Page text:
Psychotherapy is usually an effective treatment for depression, but many patients who are referred for therapy by their primary care doctors never follow through. Making and sticking to appointments at a therapist's office is a challenge for some, whether because of access and transportation issues or mental roadblocks—perhaps they feel that there's a stigma attached to receiving therapy for depression, or maybe their depression robs them of the motivation necessary to get to a therapist's office.
One possible solution is receiving therapy over the phone, clearly easier than schlepping to an office once a week. If this sounds like a big step down from stretching out on a therapist's couch, you'll be surprised to hear this: A new study published in the Journal of the American Medical Association finds that depressed patients who received cognitive behavioral therapy over the phone experienced the same improvement in their symptoms as patients who saw their therapists in person.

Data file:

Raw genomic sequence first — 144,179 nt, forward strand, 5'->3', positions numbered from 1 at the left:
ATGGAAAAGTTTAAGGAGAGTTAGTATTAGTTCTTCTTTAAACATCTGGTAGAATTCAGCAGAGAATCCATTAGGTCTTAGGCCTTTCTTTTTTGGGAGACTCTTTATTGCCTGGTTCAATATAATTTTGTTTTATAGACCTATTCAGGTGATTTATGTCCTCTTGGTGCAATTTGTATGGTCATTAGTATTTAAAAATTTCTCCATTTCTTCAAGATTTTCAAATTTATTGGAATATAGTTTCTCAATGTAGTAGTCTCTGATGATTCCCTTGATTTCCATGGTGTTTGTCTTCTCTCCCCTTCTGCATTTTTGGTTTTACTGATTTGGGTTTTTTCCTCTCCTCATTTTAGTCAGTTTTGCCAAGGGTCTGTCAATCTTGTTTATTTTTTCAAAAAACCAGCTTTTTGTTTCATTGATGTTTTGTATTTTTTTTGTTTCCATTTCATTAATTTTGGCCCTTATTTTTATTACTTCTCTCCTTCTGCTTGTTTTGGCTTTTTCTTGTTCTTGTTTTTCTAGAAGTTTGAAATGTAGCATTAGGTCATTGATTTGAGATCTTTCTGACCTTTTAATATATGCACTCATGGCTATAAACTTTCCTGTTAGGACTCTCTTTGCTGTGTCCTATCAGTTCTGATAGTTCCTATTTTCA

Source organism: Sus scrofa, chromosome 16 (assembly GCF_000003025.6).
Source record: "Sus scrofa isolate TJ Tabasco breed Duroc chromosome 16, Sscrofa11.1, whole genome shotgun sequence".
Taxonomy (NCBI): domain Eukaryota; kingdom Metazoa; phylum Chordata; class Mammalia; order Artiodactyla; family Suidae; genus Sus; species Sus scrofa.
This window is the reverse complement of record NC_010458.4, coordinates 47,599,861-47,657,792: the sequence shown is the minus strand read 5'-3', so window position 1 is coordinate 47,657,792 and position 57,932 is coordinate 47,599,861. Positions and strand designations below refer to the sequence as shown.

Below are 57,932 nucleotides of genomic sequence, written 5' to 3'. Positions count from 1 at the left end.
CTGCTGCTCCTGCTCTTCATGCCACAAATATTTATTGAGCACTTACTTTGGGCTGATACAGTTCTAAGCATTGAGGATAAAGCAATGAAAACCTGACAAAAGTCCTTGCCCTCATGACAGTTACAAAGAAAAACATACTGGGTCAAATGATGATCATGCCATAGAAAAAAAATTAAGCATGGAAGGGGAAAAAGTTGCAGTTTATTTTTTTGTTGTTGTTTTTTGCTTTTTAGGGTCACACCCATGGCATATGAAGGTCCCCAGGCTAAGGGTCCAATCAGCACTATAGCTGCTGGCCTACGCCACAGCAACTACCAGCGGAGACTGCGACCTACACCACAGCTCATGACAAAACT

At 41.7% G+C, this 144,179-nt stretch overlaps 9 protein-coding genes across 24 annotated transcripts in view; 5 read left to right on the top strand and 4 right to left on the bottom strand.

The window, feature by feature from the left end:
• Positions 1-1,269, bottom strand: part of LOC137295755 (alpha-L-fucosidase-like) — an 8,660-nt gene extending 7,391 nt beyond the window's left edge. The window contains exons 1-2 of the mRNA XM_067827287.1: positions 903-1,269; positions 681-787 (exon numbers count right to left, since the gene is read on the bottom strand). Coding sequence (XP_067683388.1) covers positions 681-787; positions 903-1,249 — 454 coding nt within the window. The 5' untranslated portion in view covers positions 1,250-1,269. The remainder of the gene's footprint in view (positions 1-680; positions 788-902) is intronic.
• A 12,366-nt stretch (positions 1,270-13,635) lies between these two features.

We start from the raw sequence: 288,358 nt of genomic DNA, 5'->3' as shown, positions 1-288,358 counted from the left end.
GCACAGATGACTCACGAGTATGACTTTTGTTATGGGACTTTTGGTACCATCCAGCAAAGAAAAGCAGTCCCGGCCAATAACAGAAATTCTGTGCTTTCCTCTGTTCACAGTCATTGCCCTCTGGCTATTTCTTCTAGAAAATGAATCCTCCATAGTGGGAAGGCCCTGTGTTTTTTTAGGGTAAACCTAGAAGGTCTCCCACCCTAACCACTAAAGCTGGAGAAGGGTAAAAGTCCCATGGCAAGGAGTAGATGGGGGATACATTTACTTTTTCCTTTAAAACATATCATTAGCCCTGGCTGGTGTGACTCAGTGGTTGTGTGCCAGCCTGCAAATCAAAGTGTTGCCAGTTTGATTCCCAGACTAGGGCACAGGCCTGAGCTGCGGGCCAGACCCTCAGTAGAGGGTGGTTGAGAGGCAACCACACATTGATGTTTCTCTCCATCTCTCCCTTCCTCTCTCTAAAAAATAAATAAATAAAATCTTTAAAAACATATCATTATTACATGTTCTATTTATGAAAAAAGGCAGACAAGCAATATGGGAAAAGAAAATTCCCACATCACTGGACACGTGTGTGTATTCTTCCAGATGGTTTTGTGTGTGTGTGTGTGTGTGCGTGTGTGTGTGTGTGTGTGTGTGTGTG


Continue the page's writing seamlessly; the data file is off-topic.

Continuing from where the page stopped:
This might be especially useful to consider if you have an elderly parent or other relation who can't or won't attend in-person therapy for depression. One corollary to this good news about phone therapy is that at a six-month follow up patients who had received the phone therapy were slightly more likely to be depressed than those who had received in person therapy. Though the research didn't look at this, maybe the ideal scenario for many people would be a hybrid plan, where they receive more frequent phone sessions but then do face-to-face check-ins with their therapists at longer intervals.
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